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No bandwidth caps and image quality boost numbers

Most internet users want high speed connections, especially if they watch television programs/movies, play games, or download files using their computers. Cable systems using copper wiring can offer high speeds, especially if using DOCSIS 3.0 technology, but for pure bandwidth nothing surpasses fiber optic systems.

FTTP (Fiber To The Premises) systems have been envisioned for years, but high installation costs have discouraged many companies from bringing FTTP to the market. The only nationwide Internet Service Provider willing to take that risk so far has been Verizon, and it has been paying off for them.

Verizon now has over 3.3 million subscribers for its FiOS Internet service. It added 198,000 new customers in the third quarter, for a net gain of almost 800,000 new FiOS internet subscribers this year alone.

Slow uploading speeds and bandwidth caps are some of the weakest points of traditional ISPs. The "Fastest" plan offered by FiOS allows download speeds of up to 50 Mbps and uploads of up to 20 Mbps, while even the basic "Fast" service features upload speeds of up to 5 Mbps. None of the FiOS plans have any bandwidth caps.

The company's FiOS TV service is also growing. FiOS TV now has 2.7 million customers, up 191,000 in Q3.

The high bandwidth afforded by fiber optic systems allows Verizon to forego the signal compression used by most cable and satellite systems, which often leads to artifacts during the encoding and decoding portions. FiOS TV has much higher image quality, especially when viewed on large screen televisions.

Verizon has big plans to continue subscriber growth. FiOS Internet is currently available to 11.5 million premises, while FiOS TV is an option for 10.9 million premises. The company plans to makes FiOS available to more households, as well as boost adoption rates.



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FiOS is Awesome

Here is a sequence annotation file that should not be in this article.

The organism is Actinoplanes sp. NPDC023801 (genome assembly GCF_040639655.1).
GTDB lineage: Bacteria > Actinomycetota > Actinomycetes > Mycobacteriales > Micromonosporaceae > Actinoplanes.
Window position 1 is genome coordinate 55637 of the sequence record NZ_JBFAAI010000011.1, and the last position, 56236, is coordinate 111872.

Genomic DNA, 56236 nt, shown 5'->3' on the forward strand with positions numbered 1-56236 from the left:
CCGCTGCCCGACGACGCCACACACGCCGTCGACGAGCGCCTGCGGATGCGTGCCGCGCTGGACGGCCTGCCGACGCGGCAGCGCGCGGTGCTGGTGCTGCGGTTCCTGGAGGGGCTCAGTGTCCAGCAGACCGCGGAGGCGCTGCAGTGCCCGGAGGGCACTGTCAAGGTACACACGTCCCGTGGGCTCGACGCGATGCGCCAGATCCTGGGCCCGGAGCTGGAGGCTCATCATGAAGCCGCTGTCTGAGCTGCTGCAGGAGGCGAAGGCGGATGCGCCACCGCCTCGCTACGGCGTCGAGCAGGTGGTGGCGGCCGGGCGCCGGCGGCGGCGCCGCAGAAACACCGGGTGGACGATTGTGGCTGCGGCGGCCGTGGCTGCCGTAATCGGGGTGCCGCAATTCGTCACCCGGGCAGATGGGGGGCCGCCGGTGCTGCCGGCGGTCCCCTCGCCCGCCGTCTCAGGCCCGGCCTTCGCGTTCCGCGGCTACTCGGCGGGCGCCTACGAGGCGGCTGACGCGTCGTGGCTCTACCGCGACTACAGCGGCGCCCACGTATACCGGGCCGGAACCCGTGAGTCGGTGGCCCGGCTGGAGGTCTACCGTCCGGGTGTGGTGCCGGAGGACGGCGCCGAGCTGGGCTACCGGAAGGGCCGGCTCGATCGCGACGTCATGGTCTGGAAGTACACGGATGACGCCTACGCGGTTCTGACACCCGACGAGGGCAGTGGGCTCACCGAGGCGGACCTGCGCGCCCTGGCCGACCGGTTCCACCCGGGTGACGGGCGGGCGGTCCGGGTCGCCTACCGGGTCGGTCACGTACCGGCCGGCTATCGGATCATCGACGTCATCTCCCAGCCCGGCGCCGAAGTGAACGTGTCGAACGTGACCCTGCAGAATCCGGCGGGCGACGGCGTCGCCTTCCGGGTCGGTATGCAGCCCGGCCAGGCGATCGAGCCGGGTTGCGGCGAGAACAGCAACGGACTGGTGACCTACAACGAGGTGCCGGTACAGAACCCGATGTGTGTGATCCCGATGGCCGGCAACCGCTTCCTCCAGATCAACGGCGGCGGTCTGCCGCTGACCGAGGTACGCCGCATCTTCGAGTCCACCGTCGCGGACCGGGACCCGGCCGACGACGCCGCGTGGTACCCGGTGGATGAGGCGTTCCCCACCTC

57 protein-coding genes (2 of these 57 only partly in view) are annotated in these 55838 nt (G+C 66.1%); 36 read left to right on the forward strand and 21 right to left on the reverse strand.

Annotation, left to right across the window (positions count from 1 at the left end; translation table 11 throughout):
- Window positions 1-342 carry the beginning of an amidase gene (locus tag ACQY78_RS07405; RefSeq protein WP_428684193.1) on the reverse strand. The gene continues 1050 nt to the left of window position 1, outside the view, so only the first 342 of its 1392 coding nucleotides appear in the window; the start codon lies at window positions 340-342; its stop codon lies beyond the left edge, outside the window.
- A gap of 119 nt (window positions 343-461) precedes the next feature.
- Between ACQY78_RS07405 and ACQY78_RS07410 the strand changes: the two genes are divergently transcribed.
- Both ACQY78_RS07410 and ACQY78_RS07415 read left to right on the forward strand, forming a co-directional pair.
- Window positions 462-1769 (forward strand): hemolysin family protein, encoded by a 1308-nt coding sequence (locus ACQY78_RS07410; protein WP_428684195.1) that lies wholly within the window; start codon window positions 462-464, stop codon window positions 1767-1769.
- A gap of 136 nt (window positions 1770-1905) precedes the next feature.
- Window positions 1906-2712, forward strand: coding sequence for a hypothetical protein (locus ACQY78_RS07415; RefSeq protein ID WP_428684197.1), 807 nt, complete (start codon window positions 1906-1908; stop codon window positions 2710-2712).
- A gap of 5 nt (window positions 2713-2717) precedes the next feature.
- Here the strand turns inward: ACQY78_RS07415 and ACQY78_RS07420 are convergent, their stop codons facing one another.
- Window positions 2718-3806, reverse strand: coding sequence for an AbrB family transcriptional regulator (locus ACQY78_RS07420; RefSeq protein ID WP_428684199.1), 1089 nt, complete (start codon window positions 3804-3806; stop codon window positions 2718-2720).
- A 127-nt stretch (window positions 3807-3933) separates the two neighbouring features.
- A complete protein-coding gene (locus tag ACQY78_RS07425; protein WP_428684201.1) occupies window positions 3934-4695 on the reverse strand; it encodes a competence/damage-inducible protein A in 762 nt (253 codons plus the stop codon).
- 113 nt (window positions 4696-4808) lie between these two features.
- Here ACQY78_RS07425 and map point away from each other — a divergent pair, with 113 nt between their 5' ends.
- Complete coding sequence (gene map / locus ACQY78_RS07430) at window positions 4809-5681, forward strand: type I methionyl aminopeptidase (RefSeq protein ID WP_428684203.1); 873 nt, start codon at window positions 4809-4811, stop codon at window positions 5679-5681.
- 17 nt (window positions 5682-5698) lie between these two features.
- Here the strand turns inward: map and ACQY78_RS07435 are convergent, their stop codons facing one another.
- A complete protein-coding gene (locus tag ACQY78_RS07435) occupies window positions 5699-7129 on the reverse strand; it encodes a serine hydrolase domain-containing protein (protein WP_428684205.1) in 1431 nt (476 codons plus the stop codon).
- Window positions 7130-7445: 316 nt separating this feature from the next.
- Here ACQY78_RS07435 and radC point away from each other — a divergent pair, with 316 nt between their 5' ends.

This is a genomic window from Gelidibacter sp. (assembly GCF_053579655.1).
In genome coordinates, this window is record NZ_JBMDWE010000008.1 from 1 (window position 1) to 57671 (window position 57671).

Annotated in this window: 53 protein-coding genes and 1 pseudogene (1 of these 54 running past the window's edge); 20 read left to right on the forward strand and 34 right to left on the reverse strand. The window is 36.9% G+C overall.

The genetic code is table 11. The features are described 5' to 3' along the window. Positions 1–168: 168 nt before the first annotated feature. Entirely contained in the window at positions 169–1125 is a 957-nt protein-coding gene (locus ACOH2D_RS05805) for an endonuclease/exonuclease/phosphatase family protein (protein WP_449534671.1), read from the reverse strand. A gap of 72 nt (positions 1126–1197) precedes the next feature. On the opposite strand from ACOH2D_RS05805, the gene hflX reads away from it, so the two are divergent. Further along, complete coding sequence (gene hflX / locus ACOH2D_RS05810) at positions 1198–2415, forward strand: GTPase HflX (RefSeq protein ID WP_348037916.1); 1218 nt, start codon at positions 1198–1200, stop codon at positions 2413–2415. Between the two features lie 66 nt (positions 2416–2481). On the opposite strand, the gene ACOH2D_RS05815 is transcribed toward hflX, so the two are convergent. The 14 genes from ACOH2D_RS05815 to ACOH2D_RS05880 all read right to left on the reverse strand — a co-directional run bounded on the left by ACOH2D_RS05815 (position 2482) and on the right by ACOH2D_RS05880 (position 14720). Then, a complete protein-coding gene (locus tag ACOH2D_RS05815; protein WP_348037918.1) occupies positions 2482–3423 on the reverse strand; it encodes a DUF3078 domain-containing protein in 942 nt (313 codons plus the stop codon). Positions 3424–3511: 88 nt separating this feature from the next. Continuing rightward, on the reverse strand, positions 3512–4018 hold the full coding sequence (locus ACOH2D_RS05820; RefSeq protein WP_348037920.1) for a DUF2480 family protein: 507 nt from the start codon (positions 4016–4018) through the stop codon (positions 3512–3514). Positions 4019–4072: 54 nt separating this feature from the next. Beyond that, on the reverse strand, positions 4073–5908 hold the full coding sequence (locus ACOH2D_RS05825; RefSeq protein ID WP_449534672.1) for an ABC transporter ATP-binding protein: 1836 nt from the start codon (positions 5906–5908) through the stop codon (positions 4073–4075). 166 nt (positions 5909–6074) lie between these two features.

By Lord 666 on 10/28/2009 12:54:11 PM , Rating: 1
Just came from "Comcast County" with my new house being in a FiOS area. Was on the fence and still have one or two grips, but overall glad I ditched Comcast (thanks Apparition). Comcast even lied saying they can port my old Comcast voice number two towns over, but in reality were unable to even though it was VoIP. Fucking bastards.

Two minor grips about FiOS:

1. When changing channels, the on screen display has a lag saying what channel and program is on.

2. Internal network flexibility is a bit annoying. Want to deploy a ASA5505, but due to the way the modem and tv box communicate, its a bit cumbersome. There are work arounds on the Internet, but the best way would require purchasing a Motorola MoCA unit on Ebay.




RE: FiOS is Awesome
By theapparition on 10/28/2009 1:42:55 PM , Rating: 2
Hey, most time people tell me to f*ck off, so thanks!!!

And I warned you about the VOIP numbers. There's government regulation requiring number porting, but since VOIP isn't under government regulation, they are under no requirement to port your number. Once you go VOIP, they own your number and have control of it.

I haven't noticed much lag, but then again, don't get to watch too much TV. Wife has never complained (about that at least, lol) about channel lag.

Why can't you put the ASA5505 between the FIOS router and your home network? Sure I'm underestimating it since I don't know what you're trying to do.


RE: FiOS is Awesome
By amanojaku on 10/28/2009 1:52:53 PM , Rating: 2
As a Time Warner customer I'm jealous and telling you to f*ck off!

*shakes fist in fustration* :-)


RE: FiOS is Awesome
By Master Kenobi (blog) on 10/28/2009 1:45:18 PM , Rating: 2
Hmmm

1. I usually see this when switching between the HD and regular channels, as long as you stay on either side the delay seems to be negligible.


RE: FiOS is Awesome
By HrilL on 10/28/2009 5:31:47 PM , Rating: 2
I would say your 1. gripe is standard with pretty much every HD services. I have yet to see one that loads channels quickly. be it cable or satellite. I've never seen how fios works.


"What would I do? I'd shut it down and give the money back to the shareholders." -- Michael Dell, after being asked what to do with Apple Computer in 1997














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